Posted on December 27, 2016
The city of New Orleans is a rich mix of the modern and the old, of wealth and poverty, of music, historic buildings, a new flourishing arts district, and all the good and the bad of the culture of the Deep South.
In areas like the French Quarter the excitement — and sometimes drunkenness — of the tourists floats like a thin sheen over the hardships endured by the street performers and service staff, the poverty of nearby neighborhoods, and the failures of the public sector to provide services and maintain public facilities. Of course, visitors are encouraged to look past all that, but it is there and is a part of what makes New Orleans what it is.
Posted on July 29, 2010
This donation box “for feeding the animals” is at a mini-zoo in the rainforest, part of the entertainment at a little stand that sells fabulous tropical fruit smoothies. The brightly hand-painted box sits on the metal base from an old Singer treadle sewing machine — somehow not out of place at all in this rustic location.
In another form of donation, the local Senate has just passed legislation appropriating up to $7 million for the government to negotiate the purchase of 12.4 acres of land deep in the rainforest. Now that’s almost $565,000 per acre. For comparison, a 31 acre plot in the same area is listed on MLS for $465,000. Yes, 31 acres for less than the price of one.
The land in question had been leased by the government for use as a rock quarry in 1929. That use ended in 1940, and the land was rezoned agricultural in the 1950’s, disallowing future use as a quarry. In defense of their recent action, our Senators have variously alluded to the land’s environmental and public value as parkland, to the value of the rocks still there, and to the injustice done to the owners (presumably by the rezoning over 50 years ago).
It would be nice if all families who suffered injustice over the past half century could be so compensated. I wish I understood the history and logic that allow this to move forward without public objection. It’s not as though there are no other important uses for the money.
The picture below of a Fed-Ex truck hustling along Church Street in Christiansted town illustrates the contrasts and contradictions that result from the mix of modern enterprise, with the sometimes unfamiliar island priorities and view of the world. It can be difficult at times to distinguish the things that add charm from those that cause frustration.
Posted on June 22, 2010
The quadrille, a precursor to the modern square dance, is a part of St. Croix’s cultural heritage. It was brought here from England and became a part of plantation life well before the end of slavery. Like the square dance, it is formal, with dancers changing partners regularly throughout the dance. The traditional costume includes madras plaid shirts for the men and large head scarves for the women.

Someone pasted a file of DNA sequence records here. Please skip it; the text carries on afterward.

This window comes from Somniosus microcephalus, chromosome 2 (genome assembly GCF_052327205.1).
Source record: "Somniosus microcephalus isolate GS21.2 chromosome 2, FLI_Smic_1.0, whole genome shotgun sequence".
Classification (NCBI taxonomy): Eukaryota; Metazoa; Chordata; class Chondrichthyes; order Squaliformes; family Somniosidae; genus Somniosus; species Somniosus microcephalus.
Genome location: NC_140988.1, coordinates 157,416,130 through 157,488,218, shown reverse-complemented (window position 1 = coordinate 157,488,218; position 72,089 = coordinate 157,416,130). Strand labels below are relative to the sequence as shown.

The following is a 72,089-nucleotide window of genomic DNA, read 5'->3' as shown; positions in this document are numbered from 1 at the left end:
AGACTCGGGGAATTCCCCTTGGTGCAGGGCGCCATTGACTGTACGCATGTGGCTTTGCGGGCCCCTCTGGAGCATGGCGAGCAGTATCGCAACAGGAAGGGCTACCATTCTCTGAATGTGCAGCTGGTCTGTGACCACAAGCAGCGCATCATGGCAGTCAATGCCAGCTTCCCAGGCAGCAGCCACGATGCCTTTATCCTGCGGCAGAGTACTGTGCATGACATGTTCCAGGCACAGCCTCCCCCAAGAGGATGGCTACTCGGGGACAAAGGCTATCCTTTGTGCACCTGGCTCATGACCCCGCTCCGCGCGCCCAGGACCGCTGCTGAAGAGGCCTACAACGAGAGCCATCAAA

In this case, the St. Croix Heritage Dancers were performing accompanied by one of the street bands at an evening festival in Christiansted. The light, the mid-street venue, and the music made for a surreal mixture of the old and the new.
Posted on May 1, 2010
They are painting Fort Christiansvaern. No, not red; that was me that did that. But yellow, that wonderful golden yellow that one sees on so many of the historic buildings in old Christiansted. The paint and repairs are important to protect the structure, and historical correctness is being observed. Still, the crumbling walls and peeling paint give the fort some of its character.
The fort is unendingly photogenic as its shapes, angles and colors shift perceptibly as the sun moves across the sky — as if it were a giant work of art set beside the sea. Despite the shape-shifting beauty of the building, I have darker feelings about its original purpose and things that happened there so many years ago.
These images are two interpretations of the same original photograph. Perhaps they reflect some of my ambivalence.
Posted on January 30, 2010
The queen rides by in sparkling yellow proud and smiling. A few blocks away, the afternoon sun illuminates a crumbling cemetery. The stones speak of dreams and lives long gone, and stories played out on that balcony just beyond the cemetery wall.
Posted on December 29, 2009
St. Croix’s celebration of the holidays continues through the week, ending with the adult’s festival parade (a loud, long, and sometimes lewd extravaganza) on January 2. In keeping with the celebratory spirit, these two night-time mocko jumbies may help keep the bad spirits away throughout the New Year.
May 2010 bring the best to all.
Posted on December 23, 2009
Colorfully costumed stilt dancers — or mocko jumbies — appear at many island festivals. Cultural icons and entertainers today, the mocko jumbies have ancient African origins. “Jumbies” are mischevious or evil spirits and ghosts, and one interpretation is that the mocko jumbies scare them away by mocking them. Their height allows them to see the spirits before they arrive to cause trouble. While there are other interpretations, they all relate to protection from the spirit world.
Now just imagine if it were a jumbie that had become manifest in the form of the young woman below…
I wish a happy holiday and good spirits to all!